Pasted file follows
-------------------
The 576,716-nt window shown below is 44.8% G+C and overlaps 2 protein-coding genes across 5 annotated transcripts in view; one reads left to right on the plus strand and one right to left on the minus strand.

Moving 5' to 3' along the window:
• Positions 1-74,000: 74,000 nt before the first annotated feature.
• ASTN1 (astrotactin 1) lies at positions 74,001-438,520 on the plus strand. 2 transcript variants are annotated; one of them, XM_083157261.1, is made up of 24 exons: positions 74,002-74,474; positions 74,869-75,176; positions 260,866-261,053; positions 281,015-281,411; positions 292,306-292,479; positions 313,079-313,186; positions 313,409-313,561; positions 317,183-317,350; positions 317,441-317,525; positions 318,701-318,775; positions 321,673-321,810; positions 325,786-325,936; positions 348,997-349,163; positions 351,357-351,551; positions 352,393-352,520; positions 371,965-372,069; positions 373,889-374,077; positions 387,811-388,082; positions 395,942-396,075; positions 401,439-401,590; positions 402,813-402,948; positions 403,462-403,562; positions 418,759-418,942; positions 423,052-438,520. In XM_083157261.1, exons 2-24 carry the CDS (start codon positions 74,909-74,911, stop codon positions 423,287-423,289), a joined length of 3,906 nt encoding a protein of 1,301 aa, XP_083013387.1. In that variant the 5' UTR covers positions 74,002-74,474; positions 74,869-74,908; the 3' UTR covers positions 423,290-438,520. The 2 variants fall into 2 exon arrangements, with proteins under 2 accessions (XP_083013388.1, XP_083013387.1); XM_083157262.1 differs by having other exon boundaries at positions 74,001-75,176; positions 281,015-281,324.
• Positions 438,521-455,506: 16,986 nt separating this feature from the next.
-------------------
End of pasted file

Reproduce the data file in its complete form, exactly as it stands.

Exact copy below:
The 576,716-nt window shown below is 44.8% G+C and overlaps 2 protein-coding genes across 5 annotated transcripts in view; one reads left to right on the plus strand and one right to left on the minus strand.

Moving 5' to 3' along the window:
• Positions 1-74,000: 74,000 nt before the first annotated feature.
• ASTN1 (astrotactin 1) lies at positions 74,001-438,520 on the plus strand. 2 transcript variants are annotated; one of them, XM_083157261.1, is made up of 24 exons: positions 74,002-74,474; positions 74,869-75,176; positions 260,866-261,053; positions 281,015-281,411; positions 292,306-292,479; positions 313,079-313,186; positions 313,409-313,561; positions 317,183-317,350; positions 317,441-317,525; positions 318,701-318,775; positions 321,673-321,810; positions 325,786-325,936; positions 348,997-349,163; positions 351,357-351,551; positions 352,393-352,520; positions 371,965-372,069; positions 373,889-374,077; positions 387,811-388,082; positions 395,942-396,075; positions 401,439-401,590; positions 402,813-402,948; positions 403,462-403,562; positions 418,759-418,942; positions 423,052-438,520. In XM_083157261.1, exons 2-24 carry the CDS (start codon positions 74,909-74,911, stop codon positions 423,287-423,289), a joined length of 3,906 nt encoding a protein of 1,301 aa, XP_083013387.1. In that variant the 5' UTR covers positions 74,002-74,474; positions 74,869-74,908; the 3' UTR covers positions 423,290-438,520. The 2 variants fall into 2 exon arrangements, with proteins under 2 accessions (XP_083013388.1, XP_083013387.1); XM_083157262.1 differs by having other exon boundaries at positions 74,001-75,176; positions 281,015-281,324.
• Positions 438,521-455,506: 16,986 nt separating this feature from the next.